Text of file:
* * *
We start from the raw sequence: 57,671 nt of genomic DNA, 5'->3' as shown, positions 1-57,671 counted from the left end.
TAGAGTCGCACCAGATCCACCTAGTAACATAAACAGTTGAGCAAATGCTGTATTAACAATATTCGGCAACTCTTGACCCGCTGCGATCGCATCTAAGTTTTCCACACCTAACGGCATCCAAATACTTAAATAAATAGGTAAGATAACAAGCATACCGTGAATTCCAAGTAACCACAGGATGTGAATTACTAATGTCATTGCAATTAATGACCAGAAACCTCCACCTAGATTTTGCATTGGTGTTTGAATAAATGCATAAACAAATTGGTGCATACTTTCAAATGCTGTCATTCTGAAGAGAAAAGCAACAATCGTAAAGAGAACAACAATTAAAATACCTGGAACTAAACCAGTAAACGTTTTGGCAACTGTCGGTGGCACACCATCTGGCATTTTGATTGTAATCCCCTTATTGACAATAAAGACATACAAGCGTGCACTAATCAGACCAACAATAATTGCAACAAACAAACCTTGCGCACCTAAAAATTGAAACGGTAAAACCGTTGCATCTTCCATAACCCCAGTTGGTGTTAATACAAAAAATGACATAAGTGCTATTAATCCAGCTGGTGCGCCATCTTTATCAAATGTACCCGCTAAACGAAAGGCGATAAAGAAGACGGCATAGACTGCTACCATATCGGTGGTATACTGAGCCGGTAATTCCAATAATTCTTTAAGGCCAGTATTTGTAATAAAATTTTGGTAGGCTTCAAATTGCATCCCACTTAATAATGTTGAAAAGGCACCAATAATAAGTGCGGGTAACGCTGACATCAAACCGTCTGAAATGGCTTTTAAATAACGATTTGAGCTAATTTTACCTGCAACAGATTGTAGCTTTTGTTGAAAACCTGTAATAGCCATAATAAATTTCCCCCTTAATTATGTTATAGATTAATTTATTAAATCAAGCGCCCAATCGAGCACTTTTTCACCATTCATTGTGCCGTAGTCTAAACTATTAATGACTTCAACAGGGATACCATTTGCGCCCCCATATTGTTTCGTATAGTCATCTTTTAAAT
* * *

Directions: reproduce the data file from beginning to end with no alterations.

We start from the raw sequence: 57,671 nt of genomic DNA, 5'->3' as shown, positions 1-57,671 counted from the left end.
TAGAGTCGCACCAGATCCACCTAGTAACATAAACAGTTGAGCAAATGCTGTATTAACAATATTCGGCAACTCTTGACCCGCTGCGATCGCATCTAAGTTTTCCACACCTAACGGCATCCAAATACTTAAATAAATAGGTAAGATAACAAGCATACCGTGAATTCCAAGTAACCACAGGATGTGAATTACTAATGTCATTGCAATTAATGACCAGAAACCTCCACCTAGATTTTGCATTGGTGTTTGAATAAATGCATAAACAAATTGGTGCATACTTTCAAATGCTGTCATTCTGAAGAGAAAAGCAACAATCGTAAAGAGAACAACAATTAAAATACCTGGAACTAAACCAGTAAACGTTTTGGCAACTGTCGGTGGCACACCATCTGGCATTTTGATTGTAATCCCCTTATTGACAATAAAGACATACAAGCGTGCACTAATCAGACCAACAATAATTGCAACAAACAAACCTTGCGCACCTAAAAATTGAAACGGTAAAACCGTTGCATCTTCCATAACCCCAGTTGGTGTTAATACAAAAAATGACATAAGTGCTATTAATCCAGCTGGTGCGCCATCTTTATCAAATGTACCCGCTAAACGAAAGGCGATAAAGAAGACGGCATAGACTGCTACCATATCGGTGGTATACTGAGCCGGTAATTCCAATAATTCTTTAAGGCCAGTATTTGTAATAAAATTTTGGTAGGCTTCAAATTGCATCCCACTTAATAATGTTGAAAAGGCACCAATAATAAGTGCGGGTAACGCTGACATCAAACCGTCTGAAATGGCTTTTAAATAACGATTTGAGCTAATTTTACCTGCAACAGATTGTAGCTTTTGTTGAAAACCTGTAATAGCCATAATAAATTTCCCCCTTAATTATGTTATAGATTAATTTATTAAATCAAGCGCCCAATCGAGCACTTTTTCACCATTCATTGTGCCGTAGTCTAAACTATTAATGACTTCAACAGGGATACCATTTGCGCCCCCATATTGTTTCGTATAGTCATCTTTTAAAT